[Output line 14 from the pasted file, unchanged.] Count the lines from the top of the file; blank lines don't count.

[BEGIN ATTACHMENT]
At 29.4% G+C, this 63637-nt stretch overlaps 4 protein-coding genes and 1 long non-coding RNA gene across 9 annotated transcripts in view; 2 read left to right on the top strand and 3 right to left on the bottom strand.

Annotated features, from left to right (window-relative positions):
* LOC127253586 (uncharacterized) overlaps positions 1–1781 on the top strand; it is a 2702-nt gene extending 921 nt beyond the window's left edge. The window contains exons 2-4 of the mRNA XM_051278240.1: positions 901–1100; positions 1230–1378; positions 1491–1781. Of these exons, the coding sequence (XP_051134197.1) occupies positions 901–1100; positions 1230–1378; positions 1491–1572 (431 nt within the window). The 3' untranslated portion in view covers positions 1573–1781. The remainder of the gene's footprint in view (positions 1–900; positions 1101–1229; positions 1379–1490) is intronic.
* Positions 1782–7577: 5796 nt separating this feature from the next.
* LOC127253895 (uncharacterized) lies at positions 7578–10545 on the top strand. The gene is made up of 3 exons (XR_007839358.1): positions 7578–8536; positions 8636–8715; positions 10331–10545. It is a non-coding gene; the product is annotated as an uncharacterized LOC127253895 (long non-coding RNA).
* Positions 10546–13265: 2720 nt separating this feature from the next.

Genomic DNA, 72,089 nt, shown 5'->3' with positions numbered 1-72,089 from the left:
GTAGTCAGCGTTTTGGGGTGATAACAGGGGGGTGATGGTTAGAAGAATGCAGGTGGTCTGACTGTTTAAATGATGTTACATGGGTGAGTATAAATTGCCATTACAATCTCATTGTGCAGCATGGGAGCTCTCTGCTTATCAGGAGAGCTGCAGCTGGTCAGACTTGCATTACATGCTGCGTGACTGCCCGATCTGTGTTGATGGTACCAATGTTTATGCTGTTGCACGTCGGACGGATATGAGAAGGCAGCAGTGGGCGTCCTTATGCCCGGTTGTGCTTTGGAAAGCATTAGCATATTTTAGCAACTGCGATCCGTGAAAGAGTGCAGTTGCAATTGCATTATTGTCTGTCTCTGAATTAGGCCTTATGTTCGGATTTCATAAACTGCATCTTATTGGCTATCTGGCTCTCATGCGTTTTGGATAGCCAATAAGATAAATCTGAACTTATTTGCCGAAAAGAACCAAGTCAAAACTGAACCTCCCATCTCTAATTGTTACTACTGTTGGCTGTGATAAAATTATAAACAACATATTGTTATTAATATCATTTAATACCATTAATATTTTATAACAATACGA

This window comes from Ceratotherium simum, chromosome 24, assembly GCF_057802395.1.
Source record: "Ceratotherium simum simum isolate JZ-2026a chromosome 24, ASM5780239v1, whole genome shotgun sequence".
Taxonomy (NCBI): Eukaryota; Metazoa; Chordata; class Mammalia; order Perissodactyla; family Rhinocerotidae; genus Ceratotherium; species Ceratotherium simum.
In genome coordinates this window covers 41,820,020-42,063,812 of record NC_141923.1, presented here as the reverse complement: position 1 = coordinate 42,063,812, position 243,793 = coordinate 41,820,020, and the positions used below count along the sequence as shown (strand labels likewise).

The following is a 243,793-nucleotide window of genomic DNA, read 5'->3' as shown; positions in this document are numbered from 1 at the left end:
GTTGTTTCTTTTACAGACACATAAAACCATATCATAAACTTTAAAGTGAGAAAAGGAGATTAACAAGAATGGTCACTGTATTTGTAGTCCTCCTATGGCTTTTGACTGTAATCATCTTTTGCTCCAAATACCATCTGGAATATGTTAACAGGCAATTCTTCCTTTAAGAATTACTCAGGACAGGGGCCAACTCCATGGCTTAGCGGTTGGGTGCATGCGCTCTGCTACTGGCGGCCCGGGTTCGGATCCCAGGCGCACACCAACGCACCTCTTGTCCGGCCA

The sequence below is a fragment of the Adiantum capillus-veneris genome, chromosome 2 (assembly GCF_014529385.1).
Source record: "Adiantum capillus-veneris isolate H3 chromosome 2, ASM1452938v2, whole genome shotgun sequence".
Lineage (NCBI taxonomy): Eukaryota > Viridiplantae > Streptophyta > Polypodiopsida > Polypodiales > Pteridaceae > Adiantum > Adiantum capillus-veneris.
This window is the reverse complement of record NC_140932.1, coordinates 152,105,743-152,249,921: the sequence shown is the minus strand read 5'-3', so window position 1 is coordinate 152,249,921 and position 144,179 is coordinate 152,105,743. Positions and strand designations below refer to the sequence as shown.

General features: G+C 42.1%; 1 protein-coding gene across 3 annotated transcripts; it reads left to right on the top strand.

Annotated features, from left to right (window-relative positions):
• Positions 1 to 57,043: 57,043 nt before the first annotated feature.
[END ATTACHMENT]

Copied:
GTTGTTTCTTTTACAGACACATAAAACCATATCATAAACTTTAAAGTGAGAAAAGGAGATTAACAAGAATGGTCACTGTATTTGTAGTCCTCCTATGGCTTTTGACTGTAATCATCTTTTGCTCCAAATACCATCTGGAATATGTTAACAGGCAATTCTTCCTTTAAGAATTACTCAGGACAGGGGCCAACTCCATGGCTTAGCGGTTGGGTGCATGCGCTCTGCTACTGGCGGCCCGGGTTCGGATCCCAGGCGCACACCAACGCACCTCTTGTCCGGCCA